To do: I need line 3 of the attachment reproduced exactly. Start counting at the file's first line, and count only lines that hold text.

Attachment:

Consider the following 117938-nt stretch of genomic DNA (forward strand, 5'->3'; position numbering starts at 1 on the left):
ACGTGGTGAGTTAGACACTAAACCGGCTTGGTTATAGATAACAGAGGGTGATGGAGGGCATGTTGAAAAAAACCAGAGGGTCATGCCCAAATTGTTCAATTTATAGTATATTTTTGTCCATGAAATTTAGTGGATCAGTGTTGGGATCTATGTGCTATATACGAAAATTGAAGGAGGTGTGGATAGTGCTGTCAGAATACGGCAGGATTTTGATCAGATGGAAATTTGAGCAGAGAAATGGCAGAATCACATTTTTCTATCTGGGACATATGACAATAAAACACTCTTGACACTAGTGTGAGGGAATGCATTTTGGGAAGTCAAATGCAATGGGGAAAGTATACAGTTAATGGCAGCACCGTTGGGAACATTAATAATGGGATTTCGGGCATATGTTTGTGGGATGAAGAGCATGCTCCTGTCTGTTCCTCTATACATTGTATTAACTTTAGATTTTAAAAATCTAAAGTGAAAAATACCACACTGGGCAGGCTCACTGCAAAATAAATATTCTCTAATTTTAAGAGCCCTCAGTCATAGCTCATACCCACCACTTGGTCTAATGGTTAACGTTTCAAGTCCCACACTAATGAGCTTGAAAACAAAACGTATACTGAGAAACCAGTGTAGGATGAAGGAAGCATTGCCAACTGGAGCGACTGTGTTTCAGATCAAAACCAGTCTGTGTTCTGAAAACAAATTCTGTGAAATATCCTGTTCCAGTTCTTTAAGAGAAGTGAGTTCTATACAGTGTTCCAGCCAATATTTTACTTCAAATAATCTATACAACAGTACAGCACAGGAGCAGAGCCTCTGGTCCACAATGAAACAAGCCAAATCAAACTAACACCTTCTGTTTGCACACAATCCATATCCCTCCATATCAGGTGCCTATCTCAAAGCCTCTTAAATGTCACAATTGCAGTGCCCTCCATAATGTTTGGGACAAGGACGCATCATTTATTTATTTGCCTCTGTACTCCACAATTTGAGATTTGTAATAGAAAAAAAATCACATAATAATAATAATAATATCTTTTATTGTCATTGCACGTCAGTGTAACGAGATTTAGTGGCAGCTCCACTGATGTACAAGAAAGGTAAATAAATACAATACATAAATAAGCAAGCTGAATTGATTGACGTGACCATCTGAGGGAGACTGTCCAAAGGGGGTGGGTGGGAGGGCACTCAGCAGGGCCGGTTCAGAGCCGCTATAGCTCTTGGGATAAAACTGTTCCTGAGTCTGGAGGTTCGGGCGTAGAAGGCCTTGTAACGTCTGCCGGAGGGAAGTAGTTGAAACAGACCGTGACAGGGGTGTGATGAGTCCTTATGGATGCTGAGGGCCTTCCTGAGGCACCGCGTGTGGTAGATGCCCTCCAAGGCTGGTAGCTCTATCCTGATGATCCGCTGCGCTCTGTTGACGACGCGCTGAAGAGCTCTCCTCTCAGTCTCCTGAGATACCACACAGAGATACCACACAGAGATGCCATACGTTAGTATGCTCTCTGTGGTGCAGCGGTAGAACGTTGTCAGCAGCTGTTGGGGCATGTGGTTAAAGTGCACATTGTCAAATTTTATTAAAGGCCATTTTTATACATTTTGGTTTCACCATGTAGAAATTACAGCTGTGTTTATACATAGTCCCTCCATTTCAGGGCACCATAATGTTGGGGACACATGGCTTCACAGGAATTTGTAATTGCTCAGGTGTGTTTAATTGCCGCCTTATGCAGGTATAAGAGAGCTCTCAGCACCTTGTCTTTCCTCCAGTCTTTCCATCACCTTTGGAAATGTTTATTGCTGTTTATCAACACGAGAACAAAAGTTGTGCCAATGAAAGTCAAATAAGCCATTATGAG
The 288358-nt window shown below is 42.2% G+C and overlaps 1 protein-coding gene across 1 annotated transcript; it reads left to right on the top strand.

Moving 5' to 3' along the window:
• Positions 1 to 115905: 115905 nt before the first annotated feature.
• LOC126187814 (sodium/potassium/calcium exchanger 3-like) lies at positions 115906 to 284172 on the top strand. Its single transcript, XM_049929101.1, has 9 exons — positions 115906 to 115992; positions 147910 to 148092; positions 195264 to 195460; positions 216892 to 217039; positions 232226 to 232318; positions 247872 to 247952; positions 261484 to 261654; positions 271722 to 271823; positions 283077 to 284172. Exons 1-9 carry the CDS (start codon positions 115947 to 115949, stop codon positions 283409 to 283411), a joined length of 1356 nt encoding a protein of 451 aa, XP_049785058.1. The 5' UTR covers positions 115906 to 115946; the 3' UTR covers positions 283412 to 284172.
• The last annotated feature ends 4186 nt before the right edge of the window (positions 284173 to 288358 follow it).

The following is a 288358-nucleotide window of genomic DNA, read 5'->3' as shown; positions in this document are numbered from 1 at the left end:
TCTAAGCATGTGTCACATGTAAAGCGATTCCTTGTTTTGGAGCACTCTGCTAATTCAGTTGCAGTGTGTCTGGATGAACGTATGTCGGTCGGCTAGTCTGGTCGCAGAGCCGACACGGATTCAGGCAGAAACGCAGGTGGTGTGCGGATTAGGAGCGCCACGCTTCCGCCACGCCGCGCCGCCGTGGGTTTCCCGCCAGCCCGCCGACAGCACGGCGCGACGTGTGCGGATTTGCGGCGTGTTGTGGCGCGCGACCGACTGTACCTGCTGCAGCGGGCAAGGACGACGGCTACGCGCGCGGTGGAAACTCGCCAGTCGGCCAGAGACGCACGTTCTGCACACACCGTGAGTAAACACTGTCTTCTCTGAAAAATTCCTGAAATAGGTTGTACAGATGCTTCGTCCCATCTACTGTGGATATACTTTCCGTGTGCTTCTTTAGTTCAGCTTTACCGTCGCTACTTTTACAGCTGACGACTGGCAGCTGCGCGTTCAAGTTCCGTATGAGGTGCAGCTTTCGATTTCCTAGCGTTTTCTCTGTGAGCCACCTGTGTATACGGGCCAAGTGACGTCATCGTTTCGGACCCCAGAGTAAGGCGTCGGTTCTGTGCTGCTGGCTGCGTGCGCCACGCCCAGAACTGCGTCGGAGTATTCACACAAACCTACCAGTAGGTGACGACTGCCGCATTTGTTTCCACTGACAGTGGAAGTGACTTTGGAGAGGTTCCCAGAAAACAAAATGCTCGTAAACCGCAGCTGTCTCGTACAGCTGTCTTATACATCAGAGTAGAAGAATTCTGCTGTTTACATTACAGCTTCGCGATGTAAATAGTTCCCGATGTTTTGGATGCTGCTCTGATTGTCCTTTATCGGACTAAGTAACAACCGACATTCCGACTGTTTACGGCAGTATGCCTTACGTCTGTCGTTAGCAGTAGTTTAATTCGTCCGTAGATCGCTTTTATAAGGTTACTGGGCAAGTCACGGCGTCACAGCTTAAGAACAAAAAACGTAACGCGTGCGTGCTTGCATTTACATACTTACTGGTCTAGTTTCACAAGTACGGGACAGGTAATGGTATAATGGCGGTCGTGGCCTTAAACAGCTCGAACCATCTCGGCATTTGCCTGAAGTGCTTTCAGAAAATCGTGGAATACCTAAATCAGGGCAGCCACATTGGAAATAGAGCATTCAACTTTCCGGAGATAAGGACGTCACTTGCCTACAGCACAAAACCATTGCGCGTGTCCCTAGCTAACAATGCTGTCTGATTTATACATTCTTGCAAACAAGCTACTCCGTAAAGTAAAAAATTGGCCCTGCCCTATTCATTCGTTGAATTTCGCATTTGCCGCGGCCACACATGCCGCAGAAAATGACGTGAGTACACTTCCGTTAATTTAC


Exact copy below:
The 288358-nt window shown below is 42.2% G+C and overlaps 1 protein-coding gene across 1 annotated transcript; it reads left to right on the top strand.